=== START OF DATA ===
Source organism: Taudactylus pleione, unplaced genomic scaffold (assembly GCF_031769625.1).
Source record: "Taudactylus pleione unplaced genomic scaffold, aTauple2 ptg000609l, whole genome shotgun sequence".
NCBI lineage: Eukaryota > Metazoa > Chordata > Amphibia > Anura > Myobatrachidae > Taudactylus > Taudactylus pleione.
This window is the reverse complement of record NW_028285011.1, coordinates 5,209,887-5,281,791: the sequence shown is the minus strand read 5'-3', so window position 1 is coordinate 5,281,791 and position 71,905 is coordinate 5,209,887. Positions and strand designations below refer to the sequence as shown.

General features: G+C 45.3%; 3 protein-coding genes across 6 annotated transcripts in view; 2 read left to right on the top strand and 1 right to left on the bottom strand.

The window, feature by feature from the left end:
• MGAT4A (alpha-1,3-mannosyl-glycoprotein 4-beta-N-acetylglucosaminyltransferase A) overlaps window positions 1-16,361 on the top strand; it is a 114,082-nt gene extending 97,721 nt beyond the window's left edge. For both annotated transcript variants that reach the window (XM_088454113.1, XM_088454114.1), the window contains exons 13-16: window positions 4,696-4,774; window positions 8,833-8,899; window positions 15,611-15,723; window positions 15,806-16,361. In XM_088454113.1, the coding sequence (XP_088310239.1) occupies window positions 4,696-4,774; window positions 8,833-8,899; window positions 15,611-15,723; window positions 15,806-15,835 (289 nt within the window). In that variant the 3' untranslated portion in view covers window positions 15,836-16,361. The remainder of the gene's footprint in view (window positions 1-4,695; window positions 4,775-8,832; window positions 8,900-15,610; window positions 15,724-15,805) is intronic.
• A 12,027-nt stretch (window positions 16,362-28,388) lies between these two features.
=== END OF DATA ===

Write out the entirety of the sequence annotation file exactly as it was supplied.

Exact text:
Source organism: Taudactylus pleione, unplaced genomic scaffold (assembly GCF_031769625.1).
Source record: "Taudactylus pleione unplaced genomic scaffold, aTauple2 ptg000609l, whole genome shotgun sequence".
NCBI lineage: Eukaryota > Metazoa > Chordata > Amphibia > Anura > Myobatrachidae > Taudactylus > Taudactylus pleione.
This window is the reverse complement of record NW_028285011.1, coordinates 5,209,887-5,281,791: the sequence shown is the minus strand read 5'-3', so window position 1 is coordinate 5,281,791 and position 71,905 is coordinate 5,209,887. Positions and strand designations below refer to the sequence as shown.

General features: G+C 45.3%; 3 protein-coding genes across 6 annotated transcripts in view; 2 read left to right on the top strand and 1 right to left on the bottom strand.

The window, feature by feature from the left end:
• MGAT4A (alpha-1,3-mannosyl-glycoprotein 4-beta-N-acetylglucosaminyltransferase A) overlaps window positions 1-16,361 on the top strand; it is a 114,082-nt gene extending 97,721 nt beyond the window's left edge. For both annotated transcript variants that reach the window (XM_088454113.1, XM_088454114.1), the window contains exons 13-16: window positions 4,696-4,774; window positions 8,833-8,899; window positions 15,611-15,723; window positions 15,806-16,361. In XM_088454113.1, the coding sequence (XP_088310239.1) occupies window positions 4,696-4,774; window positions 8,833-8,899; window positions 15,611-15,723; window positions 15,806-15,835 (289 nt within the window). In that variant the 3' untranslated portion in view covers window positions 15,836-16,361. The remainder of the gene's footprint in view (window positions 1-4,695; window positions 4,775-8,832; window positions 8,900-15,610; window positions 15,724-15,805) is intronic.
• A 12,027-nt stretch (window positions 16,362-28,388) lies between these two features.